- The ECB wants to register a trademark for the digital euro.
- The European regulators try to stay on top of the technological developments.
The European Central Bank applied to register the term 'digital euro,' Bloomberg reports. According to the information on the European Union Intellectual Property Office website, the application was submitted on September 22. The ECB representative confirmed the filing.
ECB dives deeper into digitalization
The European Commission recently published a comprehensive 168-pages draft proposal on how the digital assets can be integrated into the European legal framework. The document covers various aspects of the new financial tool and touches upon the benefits of the central bank-issued digital currencies (CDBC) over the fiat money.
The ECB President Christine Lagarde has also been vocal the topic, signaling that the European authorities are ready to embrace cryptocurrencies, provided that they are adequately regulated and play by the rules. The public consultations about the creation of the digital euro may be launched soon.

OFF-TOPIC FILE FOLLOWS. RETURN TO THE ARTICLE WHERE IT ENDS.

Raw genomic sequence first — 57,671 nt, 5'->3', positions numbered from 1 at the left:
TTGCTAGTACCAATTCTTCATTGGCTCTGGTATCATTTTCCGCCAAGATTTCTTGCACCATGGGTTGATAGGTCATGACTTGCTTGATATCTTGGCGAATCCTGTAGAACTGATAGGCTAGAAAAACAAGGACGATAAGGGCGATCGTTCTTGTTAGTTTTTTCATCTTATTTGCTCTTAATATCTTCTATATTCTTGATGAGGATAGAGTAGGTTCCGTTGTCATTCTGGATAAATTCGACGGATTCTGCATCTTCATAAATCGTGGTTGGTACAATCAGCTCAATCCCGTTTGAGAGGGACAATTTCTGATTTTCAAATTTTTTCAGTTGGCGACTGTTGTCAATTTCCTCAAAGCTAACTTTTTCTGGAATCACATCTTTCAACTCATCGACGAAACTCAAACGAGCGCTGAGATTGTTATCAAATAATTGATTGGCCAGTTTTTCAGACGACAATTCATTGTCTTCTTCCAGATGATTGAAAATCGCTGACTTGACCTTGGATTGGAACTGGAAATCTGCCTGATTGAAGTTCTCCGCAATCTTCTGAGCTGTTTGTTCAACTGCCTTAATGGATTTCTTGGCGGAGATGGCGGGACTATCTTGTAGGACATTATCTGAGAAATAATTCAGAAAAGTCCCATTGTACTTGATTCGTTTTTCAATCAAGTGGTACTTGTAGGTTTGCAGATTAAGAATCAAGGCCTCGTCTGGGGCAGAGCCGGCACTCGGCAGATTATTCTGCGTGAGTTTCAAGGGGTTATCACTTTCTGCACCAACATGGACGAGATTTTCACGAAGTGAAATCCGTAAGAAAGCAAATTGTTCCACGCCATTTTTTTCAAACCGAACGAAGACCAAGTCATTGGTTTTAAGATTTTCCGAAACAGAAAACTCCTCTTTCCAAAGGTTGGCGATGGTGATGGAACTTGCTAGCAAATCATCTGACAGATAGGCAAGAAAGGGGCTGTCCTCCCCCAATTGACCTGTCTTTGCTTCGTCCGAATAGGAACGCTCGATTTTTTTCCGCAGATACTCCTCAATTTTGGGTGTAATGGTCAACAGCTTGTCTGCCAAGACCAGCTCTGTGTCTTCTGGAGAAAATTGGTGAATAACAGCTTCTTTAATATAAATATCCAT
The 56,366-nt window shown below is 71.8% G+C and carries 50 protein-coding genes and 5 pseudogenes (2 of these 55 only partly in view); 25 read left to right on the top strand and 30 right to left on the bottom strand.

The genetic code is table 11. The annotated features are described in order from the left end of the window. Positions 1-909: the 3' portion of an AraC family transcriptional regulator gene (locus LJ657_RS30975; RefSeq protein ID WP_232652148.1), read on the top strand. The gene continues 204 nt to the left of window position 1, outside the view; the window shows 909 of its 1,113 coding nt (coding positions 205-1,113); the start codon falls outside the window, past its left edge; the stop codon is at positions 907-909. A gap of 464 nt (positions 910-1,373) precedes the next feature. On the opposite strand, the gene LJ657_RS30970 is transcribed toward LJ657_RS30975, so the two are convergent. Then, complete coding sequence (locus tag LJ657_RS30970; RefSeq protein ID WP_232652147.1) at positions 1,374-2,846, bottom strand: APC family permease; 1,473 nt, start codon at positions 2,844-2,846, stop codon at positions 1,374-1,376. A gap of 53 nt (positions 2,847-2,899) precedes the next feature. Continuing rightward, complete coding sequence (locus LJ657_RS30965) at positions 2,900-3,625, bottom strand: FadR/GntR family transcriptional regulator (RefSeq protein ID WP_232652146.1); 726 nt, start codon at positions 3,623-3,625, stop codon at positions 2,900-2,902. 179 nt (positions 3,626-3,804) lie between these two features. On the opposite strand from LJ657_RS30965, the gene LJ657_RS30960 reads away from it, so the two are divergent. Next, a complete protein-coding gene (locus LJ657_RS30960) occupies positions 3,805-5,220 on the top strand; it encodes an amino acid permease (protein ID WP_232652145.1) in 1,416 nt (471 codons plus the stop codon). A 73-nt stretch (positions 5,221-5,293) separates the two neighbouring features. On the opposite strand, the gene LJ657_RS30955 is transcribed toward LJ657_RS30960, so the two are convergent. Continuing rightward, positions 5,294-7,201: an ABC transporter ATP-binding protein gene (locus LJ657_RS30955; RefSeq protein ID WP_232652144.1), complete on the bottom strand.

"The Eurosystem has so far not made a decision on whether to introduce a digital euro. But, like many other central banks around the world, we are exploring the benefits, risks, and operational challenges of doing so," Christine Lagarde said in the interview last month.
"We have a duty to play an active role in balancing the risks and benefits of innovation in payments, so that money continues to serve Europeans well."
The central bank of France selected six banks for a pilot CBDC project. The participants will test CBDC suitability in clearing and settling financial asset transactions.
Along with the digital currency, Europe plans to develop the legal infrastructure for cryptocurrency-based companies. Thus, digital asset issuers will have to receive crypto passports and obtain permission to provide services on Europe's territory.
The global trend is gaining traction.
Central banks worldwide move to a more constructive approach towards digital currencies, Taking them as the objective reality that is here to stay. While some countries choose to impose bans and limitations, the vast majority of global regulators are open to the new technology and ready to use it for their benefit.
Brazil's central bank may be ready to launch its digital currency by the end of 2022, while China is close to rolling out the digital version of yuan.